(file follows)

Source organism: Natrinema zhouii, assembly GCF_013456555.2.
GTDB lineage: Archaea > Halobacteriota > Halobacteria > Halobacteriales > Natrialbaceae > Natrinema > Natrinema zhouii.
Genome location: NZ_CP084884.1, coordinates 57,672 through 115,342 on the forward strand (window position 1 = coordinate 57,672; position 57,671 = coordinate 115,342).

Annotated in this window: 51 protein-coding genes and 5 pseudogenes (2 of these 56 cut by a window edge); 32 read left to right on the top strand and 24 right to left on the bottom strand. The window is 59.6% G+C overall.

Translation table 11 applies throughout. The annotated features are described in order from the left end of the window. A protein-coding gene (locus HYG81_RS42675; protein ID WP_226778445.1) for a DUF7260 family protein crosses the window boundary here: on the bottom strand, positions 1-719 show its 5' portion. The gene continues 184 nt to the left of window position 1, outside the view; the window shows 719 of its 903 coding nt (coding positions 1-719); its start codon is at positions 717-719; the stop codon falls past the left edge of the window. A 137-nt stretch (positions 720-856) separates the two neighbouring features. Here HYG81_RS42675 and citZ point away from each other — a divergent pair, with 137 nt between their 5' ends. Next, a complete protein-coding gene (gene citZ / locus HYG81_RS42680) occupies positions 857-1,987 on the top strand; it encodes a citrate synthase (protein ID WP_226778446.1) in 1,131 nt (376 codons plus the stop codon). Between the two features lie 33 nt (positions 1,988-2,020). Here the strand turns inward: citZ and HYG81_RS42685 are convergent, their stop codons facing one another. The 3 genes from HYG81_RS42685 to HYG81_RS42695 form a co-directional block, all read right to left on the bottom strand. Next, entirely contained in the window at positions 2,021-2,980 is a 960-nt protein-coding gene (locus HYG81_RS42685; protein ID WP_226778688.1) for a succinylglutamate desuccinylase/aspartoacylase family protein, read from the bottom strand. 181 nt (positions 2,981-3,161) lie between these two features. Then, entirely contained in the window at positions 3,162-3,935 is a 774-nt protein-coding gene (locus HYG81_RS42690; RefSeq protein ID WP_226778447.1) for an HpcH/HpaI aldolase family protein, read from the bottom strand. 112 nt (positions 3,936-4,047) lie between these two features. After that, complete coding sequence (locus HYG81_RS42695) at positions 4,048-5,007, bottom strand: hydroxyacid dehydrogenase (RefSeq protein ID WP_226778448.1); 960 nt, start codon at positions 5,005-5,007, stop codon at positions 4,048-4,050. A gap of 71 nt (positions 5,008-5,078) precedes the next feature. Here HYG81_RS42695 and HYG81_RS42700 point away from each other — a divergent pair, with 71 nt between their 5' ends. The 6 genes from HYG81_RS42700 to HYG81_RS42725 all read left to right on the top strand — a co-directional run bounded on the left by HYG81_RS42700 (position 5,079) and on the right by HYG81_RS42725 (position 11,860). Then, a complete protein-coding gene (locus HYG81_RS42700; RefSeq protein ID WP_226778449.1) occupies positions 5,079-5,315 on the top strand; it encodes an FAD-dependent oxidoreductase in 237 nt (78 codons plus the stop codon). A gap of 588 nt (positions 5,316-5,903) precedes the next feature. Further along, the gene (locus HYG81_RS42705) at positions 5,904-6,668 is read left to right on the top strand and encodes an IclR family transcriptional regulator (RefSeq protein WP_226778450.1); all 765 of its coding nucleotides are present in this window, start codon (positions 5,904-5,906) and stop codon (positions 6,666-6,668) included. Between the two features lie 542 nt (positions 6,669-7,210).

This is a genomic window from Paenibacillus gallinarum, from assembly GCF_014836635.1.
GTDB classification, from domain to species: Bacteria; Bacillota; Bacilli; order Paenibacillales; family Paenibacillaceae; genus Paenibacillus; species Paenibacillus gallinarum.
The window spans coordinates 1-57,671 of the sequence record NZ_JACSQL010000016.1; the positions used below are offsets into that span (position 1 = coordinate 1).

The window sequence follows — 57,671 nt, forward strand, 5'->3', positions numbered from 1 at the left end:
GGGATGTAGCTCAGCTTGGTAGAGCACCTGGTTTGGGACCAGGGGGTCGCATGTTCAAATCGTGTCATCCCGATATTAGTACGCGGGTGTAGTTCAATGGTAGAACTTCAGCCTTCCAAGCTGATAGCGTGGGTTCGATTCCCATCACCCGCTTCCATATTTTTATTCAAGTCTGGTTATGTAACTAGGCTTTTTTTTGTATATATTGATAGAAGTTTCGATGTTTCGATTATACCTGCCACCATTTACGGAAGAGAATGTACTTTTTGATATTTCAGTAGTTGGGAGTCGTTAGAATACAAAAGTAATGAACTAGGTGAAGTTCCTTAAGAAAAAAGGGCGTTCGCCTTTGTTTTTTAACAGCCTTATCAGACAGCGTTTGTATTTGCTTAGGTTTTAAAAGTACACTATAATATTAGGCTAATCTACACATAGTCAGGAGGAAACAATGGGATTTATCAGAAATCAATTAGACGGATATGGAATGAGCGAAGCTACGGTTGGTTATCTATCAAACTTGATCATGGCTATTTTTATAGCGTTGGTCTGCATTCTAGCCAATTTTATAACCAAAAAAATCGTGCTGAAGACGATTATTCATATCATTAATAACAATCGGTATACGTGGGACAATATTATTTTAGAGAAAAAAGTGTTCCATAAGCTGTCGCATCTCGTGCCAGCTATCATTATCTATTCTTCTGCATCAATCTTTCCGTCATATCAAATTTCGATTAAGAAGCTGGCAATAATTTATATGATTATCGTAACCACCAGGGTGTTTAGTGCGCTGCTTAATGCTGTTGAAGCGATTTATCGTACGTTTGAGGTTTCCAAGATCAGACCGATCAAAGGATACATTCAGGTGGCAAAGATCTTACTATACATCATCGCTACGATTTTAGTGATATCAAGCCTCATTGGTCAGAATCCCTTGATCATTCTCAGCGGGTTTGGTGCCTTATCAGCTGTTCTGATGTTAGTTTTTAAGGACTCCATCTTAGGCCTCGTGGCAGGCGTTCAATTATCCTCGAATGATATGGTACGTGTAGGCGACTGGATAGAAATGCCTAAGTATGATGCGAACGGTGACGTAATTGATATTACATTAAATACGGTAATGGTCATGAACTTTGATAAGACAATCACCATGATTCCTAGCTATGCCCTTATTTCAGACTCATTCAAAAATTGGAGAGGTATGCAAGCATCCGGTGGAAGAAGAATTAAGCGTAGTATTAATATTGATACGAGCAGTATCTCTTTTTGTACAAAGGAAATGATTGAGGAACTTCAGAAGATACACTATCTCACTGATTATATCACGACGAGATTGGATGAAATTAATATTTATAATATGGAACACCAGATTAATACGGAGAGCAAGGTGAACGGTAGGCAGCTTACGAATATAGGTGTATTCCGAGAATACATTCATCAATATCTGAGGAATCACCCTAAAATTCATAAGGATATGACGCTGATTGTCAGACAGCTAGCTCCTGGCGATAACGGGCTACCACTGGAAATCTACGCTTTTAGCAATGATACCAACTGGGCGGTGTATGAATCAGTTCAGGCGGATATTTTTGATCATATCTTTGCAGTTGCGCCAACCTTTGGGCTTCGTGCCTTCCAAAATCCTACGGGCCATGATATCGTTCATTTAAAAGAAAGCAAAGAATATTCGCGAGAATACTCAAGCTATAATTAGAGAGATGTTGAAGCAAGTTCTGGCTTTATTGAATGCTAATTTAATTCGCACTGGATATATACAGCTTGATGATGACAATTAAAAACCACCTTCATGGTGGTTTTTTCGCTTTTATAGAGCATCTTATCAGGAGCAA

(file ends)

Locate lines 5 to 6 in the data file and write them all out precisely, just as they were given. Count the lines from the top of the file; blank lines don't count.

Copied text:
Translation table 11 applies throughout. The annotated features are described in order from the left end of the window. A protein-coding gene (locus HYG81_RS42675; protein ID WP_226778445.1) for a DUF7260 family protein crosses the window boundary here: on the bottom strand, positions 1-719 show its 5' portion. The gene continues 184 nt to the left of window position 1, outside the view; the window shows 719 of its 903 coding nt (coding positions 1-719); its start codon is at positions 717-719; the stop codon falls past the left edge of the window. A 137-nt stretch (positions 720-856) separates the two neighbouring features. Here HYG81_RS42675 and citZ point away from each other — a divergent pair, with 137 nt between their 5' ends. Next, a complete protein-coding gene (gene citZ / locus HYG81_RS42680) occupies positions 857-1,987 on the top strand; it encodes a citrate synthase (protein ID WP_226778446.1) in 1,131 nt (376 codons plus the stop codon). Between the two features lie 33 nt (positions 1,988-2,020). Here the strand turns inward: citZ and HYG81_RS42685 are convergent, their stop codons facing one another. The 3 genes from HYG81_RS42685 to HYG81_RS42695 form a co-directional block, all read right to left on the bottom strand. Next, entirely contained in the window at positions 2,021-2,980 is a 960-nt protein-coding gene (locus HYG81_RS42685; protein ID WP_226778688.1) for a succinylglutamate desuccinylase/aspartoacylase family protein, read from the bottom strand. 181 nt (positions 2,981-3,161) lie between these two features. Then, entirely contained in the window at positions 3,162-3,935 is a 774-nt protein-coding gene (locus HYG81_RS42690; RefSeq protein ID WP_226778447.1) for an HpcH/HpaI aldolase family protein, read from the bottom strand. 112 nt (positions 3,936-4,047) lie between these two features. After that, complete coding sequence (locus HYG81_RS42695) at positions 4,048-5,007, bottom strand: hydroxyacid dehydrogenase (RefSeq protein ID WP_226778448.1); 960 nt, start codon at positions 5,005-5,007, stop codon at positions 4,048-4,050. A gap of 71 nt (positions 5,008-5,078) precedes the next feature. Here HYG81_RS42695 and HYG81_RS42700 point away from each other — a divergent pair, with 71 nt between their 5' ends. The 6 genes from HYG81_RS42700 to HYG81_RS42725 all read left to right on the top strand — a co-directional run bounded on the left by HYG81_RS42700 (position 5,079) and on the right by HYG81_RS42725 (position 11,860). Then, a complete protein-coding gene (locus HYG81_RS42700; RefSeq protein ID WP_226778449.1) occupies positions 5,079-5,315 on the top strand; it encodes an FAD-dependent oxidoreductase in 237 nt (78 codons plus the stop codon). A gap of 588 nt (positions 5,316-5,903) precedes the next feature. Further along, the gene (locus HYG81_RS42705) at positions 5,904-6,668 is read left to right on the top strand and encodes an IclR family transcriptional regulator (RefSeq protein WP_226778450.1); all 765 of its coding nucleotides are present in this window, start codon (positions 5,904-5,906) and stop codon (positions 6,666-6,668) included. Between the two features lie 542 nt (positions 6,669-7,210).

This is a genomic window from Paenibacillus gallinarum, from assembly GCF_014836635.1.